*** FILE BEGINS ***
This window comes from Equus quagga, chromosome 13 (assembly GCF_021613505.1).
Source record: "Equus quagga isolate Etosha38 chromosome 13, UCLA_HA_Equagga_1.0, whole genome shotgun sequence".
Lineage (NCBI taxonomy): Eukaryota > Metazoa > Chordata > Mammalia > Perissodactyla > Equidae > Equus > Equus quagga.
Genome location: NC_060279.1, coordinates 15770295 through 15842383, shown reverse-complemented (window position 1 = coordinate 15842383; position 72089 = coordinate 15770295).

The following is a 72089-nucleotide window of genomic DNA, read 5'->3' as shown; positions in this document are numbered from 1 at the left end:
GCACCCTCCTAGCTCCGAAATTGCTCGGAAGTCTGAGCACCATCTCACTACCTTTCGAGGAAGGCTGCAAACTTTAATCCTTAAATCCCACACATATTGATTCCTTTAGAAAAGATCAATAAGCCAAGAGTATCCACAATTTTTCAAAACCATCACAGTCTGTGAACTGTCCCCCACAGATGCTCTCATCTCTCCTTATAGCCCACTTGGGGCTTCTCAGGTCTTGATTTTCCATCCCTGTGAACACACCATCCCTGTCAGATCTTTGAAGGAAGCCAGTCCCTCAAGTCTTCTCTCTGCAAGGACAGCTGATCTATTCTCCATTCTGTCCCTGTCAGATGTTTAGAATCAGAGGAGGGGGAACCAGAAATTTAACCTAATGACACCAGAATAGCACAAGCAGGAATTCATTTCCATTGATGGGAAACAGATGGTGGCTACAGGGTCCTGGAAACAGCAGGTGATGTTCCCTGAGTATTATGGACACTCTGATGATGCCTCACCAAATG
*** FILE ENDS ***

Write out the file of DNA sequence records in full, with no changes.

This window comes from Equus quagga, chromosome 13 (assembly GCF_021613505.1).
Source record: "Equus quagga isolate Etosha38 chromosome 13, UCLA_HA_Equagga_1.0, whole genome shotgun sequence".
Lineage (NCBI taxonomy): Eukaryota > Metazoa > Chordata > Mammalia > Perissodactyla > Equidae > Equus > Equus quagga.
Genome location: NC_060279.1, coordinates 15770295 through 15842383, shown reverse-complemented (window position 1 = coordinate 15842383; position 72089 = coordinate 15770295).

The following is a 72089-nucleotide window of genomic DNA, read 5'->3' as shown; positions in this document are numbered from 1 at the left end:
GCACCCTCCTAGCTCCGAAATTGCTCGGAAGTCTGAGCACCATCTCACTACCTTTCGAGGAAGGCTGCAAACTTTAATCCTTAAATCCCACACATATTGATTCCTTTAGAAAAGATCAATAAGCCAAGAGTATCCACAATTTTTCAAAACCATCACAGTCTGTGAACTGTCCCCCACAGATGCTCTCATCTCTCCTTATAGCCCACTTGGGGCTTCTCAGGTCTTGATTTTCCATCCCTGTGAACACACCATCCCTGTCAGATCTTTGAAGGAAGCCAGTCCCTCAAGTCTTCTCTCTGCAAGGACAGCTGATCTATTCTCCATTCTGTCCCTGTCAGATGTTTAGAATCAGAGGAGGGGGAACCAGAAATTTAACCTAATGACACCAGAATAGCACAAGCAGGAATTCATTTCCATTGATGGGAAACAGATGGTGGCTACAGGGTCCTGGAAACAGCAGGTGATGTTCCCTGAGTATTATGGACACTCTGATGATGCCTCACCAAATG